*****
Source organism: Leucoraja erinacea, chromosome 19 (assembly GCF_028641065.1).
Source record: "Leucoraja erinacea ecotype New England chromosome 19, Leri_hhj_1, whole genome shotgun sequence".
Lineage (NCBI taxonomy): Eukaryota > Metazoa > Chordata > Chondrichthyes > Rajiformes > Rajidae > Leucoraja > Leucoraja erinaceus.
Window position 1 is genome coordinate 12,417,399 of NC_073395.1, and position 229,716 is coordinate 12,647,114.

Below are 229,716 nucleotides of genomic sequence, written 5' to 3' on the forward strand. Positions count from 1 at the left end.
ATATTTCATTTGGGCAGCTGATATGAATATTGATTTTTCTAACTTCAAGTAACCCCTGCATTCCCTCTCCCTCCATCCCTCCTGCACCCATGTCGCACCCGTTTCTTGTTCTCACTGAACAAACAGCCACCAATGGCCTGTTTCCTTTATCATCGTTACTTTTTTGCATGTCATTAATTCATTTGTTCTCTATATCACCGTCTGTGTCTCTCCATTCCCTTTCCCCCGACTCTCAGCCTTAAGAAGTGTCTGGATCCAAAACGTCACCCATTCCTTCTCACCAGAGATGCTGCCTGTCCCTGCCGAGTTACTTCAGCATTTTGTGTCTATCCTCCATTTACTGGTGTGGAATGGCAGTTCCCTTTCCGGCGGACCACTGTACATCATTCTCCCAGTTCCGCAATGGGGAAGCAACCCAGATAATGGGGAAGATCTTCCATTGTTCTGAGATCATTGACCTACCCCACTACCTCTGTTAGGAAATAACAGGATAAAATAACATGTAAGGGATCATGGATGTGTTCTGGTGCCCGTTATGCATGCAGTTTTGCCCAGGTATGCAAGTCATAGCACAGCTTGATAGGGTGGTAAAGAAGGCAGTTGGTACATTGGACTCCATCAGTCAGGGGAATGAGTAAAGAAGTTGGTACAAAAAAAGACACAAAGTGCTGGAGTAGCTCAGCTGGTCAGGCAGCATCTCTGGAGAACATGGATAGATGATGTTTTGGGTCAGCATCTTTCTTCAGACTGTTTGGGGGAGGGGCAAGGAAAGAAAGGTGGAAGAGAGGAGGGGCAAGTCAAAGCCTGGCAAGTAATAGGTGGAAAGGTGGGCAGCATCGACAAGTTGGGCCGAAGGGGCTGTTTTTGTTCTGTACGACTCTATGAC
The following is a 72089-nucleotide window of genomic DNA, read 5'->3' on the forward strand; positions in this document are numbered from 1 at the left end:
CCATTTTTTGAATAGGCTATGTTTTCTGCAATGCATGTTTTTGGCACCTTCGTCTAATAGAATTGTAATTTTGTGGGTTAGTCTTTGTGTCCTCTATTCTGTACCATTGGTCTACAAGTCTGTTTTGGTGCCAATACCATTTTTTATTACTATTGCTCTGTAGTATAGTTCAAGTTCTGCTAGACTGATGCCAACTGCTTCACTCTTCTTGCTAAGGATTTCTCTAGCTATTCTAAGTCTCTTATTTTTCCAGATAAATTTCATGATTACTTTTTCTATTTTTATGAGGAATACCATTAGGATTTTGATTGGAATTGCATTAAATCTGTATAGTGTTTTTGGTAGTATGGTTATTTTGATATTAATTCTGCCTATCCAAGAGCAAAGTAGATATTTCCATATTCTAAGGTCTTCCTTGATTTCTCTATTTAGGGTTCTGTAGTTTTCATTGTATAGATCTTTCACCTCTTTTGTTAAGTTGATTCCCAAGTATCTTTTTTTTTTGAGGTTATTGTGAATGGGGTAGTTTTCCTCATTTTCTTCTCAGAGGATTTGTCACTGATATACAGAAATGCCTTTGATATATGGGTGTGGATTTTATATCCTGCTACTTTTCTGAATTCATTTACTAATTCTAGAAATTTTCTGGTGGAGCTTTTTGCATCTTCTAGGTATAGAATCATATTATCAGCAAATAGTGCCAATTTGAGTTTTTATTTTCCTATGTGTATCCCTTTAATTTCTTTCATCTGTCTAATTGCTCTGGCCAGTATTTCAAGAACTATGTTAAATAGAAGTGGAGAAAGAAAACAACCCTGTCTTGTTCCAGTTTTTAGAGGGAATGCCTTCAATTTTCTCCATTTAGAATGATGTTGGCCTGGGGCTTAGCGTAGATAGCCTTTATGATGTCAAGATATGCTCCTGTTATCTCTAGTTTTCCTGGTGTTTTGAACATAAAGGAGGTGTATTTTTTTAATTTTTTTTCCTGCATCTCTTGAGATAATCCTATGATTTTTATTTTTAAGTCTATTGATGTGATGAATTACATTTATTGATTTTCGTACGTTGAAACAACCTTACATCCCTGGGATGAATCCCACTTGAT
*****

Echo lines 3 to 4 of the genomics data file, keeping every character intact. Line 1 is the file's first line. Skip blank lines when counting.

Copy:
Lineage (NCBI taxonomy): Eukaryota > Metazoa > Chordata > Chondrichthyes > Rajiformes > Rajidae > Leucoraja > Leucoraja erinaceus.
Window position 1 is genome coordinate 12,417,399 of NC_073395.1, and position 229,716 is coordinate 12,647,114.